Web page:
A meeting in the Peace and Security Council of the African Union (AU) on 20 March 2017 addressed the issue of Western Sahara. The council stated its preoccupation over the situation in the territory. Morocco, since this year a member of the union, failed to show up at the meeting.
The council refers to the judgment of the Court of Justice of the EU, calling the decision "important", and requests Morocco to halt further exploitation of the territory:
"Stresses the urgent need to address the issue of the illegal exploration and exploitation of the Territory’s natural resources, bearing in mind the call made in the UN Secretary-General’s report of 10 April 2014, for all relevant actors, in the light of the increased interest in the natural resources of Western Sahara, to “recognize the principle that the interests of the inhabitants of these territories are paramount”, in accordance with Chapter XI, Article 73 of the Charter”, as well as in line with the many legal opinions and judgments issued by international and regional Organizations on the issue. In this respect, Council urges the Kingdom of Morocco not to enter into contracts for the exploration and exploitation of Western Sahara’s natural resources"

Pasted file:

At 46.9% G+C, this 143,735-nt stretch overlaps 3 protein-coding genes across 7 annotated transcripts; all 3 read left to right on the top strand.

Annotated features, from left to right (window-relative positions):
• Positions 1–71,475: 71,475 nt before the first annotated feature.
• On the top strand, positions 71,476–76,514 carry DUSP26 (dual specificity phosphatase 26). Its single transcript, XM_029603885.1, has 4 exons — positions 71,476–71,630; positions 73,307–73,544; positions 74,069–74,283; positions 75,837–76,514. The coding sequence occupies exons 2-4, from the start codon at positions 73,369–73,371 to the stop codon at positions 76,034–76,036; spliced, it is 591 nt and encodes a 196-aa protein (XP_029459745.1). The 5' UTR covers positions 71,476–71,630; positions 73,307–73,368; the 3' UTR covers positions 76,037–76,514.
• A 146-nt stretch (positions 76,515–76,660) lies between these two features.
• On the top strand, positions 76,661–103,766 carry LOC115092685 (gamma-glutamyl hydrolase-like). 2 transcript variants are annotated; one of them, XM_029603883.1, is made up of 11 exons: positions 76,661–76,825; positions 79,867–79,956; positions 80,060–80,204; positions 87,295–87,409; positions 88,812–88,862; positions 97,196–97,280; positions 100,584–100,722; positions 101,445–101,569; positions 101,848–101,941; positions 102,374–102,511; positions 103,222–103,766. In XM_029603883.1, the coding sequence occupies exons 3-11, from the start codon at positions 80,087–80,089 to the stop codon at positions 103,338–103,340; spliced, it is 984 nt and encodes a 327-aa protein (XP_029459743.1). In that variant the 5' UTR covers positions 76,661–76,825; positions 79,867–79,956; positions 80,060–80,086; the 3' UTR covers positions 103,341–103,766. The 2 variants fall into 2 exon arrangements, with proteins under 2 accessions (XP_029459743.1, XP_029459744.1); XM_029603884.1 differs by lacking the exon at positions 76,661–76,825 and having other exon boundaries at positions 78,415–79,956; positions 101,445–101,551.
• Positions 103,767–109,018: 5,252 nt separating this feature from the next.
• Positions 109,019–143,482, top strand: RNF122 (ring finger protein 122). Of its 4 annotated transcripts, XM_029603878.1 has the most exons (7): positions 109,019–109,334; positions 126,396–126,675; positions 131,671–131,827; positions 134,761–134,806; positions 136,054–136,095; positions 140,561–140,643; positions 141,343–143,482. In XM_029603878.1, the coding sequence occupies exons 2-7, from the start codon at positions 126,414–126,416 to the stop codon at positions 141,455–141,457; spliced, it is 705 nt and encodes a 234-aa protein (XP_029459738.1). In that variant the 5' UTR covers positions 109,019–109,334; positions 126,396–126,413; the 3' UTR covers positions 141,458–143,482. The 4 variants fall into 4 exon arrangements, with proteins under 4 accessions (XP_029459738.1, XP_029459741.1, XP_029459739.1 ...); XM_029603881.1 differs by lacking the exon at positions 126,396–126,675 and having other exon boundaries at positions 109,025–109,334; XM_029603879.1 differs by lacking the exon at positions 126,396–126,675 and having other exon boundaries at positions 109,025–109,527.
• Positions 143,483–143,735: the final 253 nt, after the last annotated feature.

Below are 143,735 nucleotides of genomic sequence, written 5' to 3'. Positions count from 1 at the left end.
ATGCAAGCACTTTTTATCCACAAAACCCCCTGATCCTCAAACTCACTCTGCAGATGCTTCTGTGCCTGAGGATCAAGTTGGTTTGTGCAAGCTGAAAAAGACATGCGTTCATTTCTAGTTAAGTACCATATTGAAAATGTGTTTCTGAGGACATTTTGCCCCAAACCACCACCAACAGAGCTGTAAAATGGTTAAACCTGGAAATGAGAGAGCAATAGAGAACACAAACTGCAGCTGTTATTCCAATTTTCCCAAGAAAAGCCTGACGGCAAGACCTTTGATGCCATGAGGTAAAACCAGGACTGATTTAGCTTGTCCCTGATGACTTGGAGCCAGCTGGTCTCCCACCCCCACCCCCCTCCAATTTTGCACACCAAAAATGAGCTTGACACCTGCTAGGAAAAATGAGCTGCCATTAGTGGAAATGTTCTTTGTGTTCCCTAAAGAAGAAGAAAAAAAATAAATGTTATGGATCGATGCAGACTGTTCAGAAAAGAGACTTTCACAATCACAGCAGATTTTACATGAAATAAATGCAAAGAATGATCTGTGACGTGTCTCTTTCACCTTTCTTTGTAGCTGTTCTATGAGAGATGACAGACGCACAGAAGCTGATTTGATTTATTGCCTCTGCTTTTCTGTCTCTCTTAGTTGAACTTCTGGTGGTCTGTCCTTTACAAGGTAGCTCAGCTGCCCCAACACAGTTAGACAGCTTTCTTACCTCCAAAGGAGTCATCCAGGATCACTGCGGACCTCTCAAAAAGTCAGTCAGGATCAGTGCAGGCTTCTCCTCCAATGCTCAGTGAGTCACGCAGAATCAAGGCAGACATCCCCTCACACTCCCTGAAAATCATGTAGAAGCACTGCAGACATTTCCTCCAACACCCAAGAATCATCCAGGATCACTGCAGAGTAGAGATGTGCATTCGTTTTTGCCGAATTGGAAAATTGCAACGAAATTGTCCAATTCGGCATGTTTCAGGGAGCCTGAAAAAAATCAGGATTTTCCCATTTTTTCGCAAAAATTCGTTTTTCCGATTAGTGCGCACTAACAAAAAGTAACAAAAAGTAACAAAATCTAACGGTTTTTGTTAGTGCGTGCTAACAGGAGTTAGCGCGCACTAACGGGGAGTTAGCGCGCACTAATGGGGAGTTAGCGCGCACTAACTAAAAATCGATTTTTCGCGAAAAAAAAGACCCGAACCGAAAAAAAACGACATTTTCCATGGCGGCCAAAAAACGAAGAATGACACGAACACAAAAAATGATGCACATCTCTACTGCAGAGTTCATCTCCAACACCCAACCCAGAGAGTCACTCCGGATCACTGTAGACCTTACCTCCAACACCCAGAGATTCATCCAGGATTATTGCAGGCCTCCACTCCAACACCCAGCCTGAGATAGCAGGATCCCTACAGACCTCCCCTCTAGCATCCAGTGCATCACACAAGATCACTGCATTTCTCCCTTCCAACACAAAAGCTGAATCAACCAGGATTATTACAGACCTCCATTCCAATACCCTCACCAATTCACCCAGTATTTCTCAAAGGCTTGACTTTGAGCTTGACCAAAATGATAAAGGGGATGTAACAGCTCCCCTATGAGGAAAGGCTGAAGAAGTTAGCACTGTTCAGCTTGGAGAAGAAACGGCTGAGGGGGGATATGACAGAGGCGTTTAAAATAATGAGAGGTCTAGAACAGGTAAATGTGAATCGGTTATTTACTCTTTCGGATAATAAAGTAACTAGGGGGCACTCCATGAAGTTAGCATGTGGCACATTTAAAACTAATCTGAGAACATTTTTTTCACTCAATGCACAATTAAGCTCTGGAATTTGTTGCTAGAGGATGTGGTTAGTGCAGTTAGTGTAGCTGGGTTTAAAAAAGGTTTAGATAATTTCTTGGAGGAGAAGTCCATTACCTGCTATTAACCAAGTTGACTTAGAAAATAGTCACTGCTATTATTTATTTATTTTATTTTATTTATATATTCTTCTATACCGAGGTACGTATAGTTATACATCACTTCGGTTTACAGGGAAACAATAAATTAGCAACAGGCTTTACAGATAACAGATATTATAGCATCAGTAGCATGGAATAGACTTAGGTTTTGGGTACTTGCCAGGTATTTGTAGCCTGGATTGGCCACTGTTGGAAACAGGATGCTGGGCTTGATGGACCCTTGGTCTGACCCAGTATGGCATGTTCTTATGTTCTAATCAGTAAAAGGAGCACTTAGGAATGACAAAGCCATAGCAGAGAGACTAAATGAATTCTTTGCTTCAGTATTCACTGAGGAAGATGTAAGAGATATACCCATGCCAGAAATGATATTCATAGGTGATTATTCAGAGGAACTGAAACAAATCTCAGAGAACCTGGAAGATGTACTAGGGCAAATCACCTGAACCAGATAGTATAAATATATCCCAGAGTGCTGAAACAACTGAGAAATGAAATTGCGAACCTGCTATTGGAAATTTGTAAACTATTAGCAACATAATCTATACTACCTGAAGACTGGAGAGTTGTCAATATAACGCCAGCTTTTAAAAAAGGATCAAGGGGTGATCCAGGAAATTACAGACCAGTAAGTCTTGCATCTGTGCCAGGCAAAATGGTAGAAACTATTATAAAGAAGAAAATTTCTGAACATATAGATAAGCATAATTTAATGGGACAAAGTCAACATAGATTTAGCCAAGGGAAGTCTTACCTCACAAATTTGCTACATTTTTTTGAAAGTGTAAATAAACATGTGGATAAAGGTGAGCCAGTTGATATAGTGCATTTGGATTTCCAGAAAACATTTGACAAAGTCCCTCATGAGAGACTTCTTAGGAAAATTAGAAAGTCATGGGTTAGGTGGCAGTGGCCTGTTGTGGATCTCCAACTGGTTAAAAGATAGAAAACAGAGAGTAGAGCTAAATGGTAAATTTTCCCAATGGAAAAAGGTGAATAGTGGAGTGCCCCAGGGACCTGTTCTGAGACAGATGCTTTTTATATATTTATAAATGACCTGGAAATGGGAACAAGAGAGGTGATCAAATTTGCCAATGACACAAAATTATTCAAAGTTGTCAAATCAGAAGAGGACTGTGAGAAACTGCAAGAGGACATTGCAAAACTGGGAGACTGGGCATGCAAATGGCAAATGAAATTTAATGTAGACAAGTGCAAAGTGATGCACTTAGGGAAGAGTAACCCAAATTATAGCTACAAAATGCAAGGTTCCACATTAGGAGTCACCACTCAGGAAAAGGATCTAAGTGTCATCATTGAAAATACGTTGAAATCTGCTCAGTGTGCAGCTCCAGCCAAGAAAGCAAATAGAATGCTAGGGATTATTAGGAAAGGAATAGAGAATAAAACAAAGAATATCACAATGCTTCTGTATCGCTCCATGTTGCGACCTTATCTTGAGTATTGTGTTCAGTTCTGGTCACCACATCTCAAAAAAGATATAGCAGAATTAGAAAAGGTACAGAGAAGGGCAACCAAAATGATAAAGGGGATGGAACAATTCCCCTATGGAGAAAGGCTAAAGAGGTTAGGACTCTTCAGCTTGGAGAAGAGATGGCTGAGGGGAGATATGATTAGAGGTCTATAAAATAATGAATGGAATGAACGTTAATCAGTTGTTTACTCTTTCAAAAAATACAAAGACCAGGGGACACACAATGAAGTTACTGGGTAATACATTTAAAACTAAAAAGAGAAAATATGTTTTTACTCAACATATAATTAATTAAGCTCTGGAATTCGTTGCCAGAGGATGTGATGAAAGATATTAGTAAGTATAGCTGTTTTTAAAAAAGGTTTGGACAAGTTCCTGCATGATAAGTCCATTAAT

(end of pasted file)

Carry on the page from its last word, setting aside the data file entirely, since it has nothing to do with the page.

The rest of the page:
Morocco occupies the major part of its neighbouring country, Western Sahara. Entering into business deals with Moroccan companies or authorities in the occupied territories gives an impression of political legitimacy to the occupation. It also gives job opportunities to Moroccan settlers and income to the Moroccan government. Western Sahara Resource Watch demands foreign companies leave Western Sahara until a solution to the conflict is found.
It's not easy keeping up with all the different legal proceedings relating to Western Sahara. For the sake of clarity, here's an overview of the five different cases at the Court of Justice of the European Union.
Leading activists from Western Sahara are condemned to sentences ranging from 20 years to life imprisonment in connection to a mass protest in 2010 denouncing the Saharawi people’s social and economic marginalization in their occupied land; the Gdeim Izik protest camp.
At COP22, beware of what you read about Morocco’s renewable energy efforts. An increasing part of the projects take place in the occupied territory of Western Sahara and is used for mineral plunder, new WSRW report documents.